13. God's Hotel: A Doctor, a Hospital, and a Pilgrimage to the Heart of Medicine by Victoria Sweet
"Excuse me, can I see your book?" says the man next to me on the train. "I have seen so many people reading that book in the past few days, and I just want to see what it's about."
"Of course," I say, handing it over, even though I'm almost done and I've been taking notes on this book for the past week.
"It may be because the author was just in town," I say, though I'm surprised anyone other than me is reading it. I received it for review, and I'm wondering if he'll notice the author's signature on the title page.
He looks at the back, which includes glowing (and richly deserved) recommendations from the likes of Oliver Sacks.
"It's about Laguna Honda Hospital, in San Francisco," I say. "It used to be the county almshouse, then it became a hospital. Then, they shut down the old building and turned it into a health care facility. That's why the author wrote the book."
"Laguna Honda! Seriously?" he reacts with disbelieving laughter.
He's heard of Laguna Honda? I wonder.
"Man! I went there for my knee! Fixed my knee up at old Laguna Honda!"
"Really? That's incredible! Maybe you know the author, she's a doctor there!"
He flips to the author bio and picture on the back flap.
"Naw. I don't recognize her. But that's so funny."
"Is it any good?"
"Yeah, you should read it. I definitely recommend it. It's well-written, she tells interesting stories about her patients, and she knows all about the history of medicine. She talks about that a lot."
"It's good, like, comedic good or dramatic good?"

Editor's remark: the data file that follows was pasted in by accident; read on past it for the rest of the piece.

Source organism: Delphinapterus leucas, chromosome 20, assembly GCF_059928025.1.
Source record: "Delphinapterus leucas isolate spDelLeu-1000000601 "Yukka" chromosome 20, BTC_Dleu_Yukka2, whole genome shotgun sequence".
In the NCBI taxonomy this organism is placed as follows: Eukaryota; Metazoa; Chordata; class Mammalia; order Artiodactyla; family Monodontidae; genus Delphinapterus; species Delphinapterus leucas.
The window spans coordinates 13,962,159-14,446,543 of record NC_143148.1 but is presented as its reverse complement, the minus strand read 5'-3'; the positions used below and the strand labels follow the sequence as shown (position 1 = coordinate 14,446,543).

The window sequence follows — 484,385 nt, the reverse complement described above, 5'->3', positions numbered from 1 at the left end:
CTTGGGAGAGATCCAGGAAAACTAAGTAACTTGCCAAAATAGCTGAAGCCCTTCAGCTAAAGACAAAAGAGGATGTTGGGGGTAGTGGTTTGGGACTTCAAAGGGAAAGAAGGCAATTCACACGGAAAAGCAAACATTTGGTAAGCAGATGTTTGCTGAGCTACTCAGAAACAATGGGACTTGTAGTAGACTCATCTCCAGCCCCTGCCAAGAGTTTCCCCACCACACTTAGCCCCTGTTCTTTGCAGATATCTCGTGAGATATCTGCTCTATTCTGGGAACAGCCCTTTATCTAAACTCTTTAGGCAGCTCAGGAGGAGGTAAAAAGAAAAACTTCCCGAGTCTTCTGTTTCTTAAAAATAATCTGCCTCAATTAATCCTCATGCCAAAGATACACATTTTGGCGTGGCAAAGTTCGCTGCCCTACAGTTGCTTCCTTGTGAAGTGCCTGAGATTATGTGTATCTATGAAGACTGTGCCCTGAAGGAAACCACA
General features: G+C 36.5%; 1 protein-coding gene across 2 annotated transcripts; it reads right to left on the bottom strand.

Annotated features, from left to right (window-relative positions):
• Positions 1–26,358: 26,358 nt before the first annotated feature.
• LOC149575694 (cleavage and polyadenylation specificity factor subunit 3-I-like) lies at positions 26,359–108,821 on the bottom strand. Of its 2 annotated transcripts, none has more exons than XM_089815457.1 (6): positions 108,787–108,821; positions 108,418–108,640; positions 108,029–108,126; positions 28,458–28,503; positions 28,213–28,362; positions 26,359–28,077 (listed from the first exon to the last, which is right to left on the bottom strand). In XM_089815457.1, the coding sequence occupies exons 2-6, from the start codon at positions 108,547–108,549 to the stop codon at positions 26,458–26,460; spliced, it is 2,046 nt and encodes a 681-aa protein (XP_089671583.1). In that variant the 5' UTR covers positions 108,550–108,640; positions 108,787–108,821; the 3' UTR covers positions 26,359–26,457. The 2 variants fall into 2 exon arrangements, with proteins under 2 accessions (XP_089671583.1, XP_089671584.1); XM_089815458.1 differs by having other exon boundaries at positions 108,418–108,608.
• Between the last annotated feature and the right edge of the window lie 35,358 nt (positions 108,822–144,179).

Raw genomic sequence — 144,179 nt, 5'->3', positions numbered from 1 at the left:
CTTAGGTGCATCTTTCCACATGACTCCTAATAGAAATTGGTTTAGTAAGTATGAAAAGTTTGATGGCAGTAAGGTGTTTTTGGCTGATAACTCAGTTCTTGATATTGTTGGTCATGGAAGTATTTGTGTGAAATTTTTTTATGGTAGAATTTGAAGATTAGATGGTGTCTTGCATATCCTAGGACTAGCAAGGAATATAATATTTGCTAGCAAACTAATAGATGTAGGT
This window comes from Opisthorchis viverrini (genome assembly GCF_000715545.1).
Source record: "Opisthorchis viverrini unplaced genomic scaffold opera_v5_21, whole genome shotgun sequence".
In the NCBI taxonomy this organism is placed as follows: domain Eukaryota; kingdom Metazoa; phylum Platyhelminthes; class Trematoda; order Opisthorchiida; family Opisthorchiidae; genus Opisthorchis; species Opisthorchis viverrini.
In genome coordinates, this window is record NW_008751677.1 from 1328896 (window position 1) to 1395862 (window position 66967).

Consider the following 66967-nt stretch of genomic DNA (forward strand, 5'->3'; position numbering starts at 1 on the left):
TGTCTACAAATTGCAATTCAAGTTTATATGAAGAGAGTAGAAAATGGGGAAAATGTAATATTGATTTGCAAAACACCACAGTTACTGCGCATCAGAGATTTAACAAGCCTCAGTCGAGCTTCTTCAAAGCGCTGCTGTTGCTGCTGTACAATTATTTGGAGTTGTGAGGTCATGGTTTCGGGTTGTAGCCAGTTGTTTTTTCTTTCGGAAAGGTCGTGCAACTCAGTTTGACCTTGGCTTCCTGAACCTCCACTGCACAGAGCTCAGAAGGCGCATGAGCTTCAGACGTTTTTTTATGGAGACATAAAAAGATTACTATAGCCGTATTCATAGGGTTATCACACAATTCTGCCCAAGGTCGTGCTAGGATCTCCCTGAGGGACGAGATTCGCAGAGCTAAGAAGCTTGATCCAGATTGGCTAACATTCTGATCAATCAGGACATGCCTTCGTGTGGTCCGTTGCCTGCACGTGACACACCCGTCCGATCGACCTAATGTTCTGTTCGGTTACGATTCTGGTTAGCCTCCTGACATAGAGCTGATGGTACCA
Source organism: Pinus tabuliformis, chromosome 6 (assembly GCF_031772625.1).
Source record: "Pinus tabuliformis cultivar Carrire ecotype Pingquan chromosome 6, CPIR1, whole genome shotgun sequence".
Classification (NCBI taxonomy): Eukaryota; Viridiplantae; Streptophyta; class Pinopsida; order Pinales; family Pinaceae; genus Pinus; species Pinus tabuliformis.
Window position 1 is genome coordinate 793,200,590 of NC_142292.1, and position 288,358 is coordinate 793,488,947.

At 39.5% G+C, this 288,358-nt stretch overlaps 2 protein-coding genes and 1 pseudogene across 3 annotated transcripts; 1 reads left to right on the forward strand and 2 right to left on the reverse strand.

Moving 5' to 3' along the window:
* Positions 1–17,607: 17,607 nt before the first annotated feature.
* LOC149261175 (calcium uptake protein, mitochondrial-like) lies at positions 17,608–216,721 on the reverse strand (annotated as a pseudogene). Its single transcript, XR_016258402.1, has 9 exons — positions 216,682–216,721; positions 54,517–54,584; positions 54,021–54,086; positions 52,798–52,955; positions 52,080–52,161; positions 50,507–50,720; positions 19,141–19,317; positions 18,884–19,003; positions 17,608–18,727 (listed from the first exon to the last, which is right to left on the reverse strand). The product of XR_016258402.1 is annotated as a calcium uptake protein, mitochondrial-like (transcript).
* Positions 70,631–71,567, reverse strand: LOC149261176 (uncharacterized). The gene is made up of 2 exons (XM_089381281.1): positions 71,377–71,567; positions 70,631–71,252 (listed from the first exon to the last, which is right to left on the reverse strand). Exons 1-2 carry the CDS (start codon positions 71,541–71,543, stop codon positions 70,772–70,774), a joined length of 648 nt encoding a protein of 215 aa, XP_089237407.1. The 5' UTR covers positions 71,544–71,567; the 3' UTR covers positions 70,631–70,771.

I have to think about this. "Dramatic, definitely more dramatic. It's serious...but there are some funny things."
"All right, well here's your book back. Sorry for hogging your book."
"No, no problem."
We go back to reading our respective tomes, his is some sort of fantasy, the Lost something or other. He gets off a few stops later, just as I'm finishing the last page.
God's Hotel is about a way of thinking, a way of treating patients like people, of treating the body like a garden, a Way exemplified in medieval medicine, in Sweet's hero, Hildegard of Bingen, an eccentric nun in medieval Germany. Even though the last almshouse in the country has been transformed into a modern facility, the spirit of Laguna Honda lives on in Dr. Sweet's book, in Laguna Honda's patients, and in the numerous, and I hope, growing, readers of her book.
"The best doctor walks with you to the pharmacy and stands with you until you drink your medicine. [The doctors, patients, and staff of Laguna Honda] taught me that the real name for the transference and the countertransference was love, and that the doctor-patient relationship was, above all, a relationship."
-Dr. Victoria Sweet
"[God's Hotel] should be required reading for anyone interested in the 'business' of health care-and especially those interested in the humanity of health care."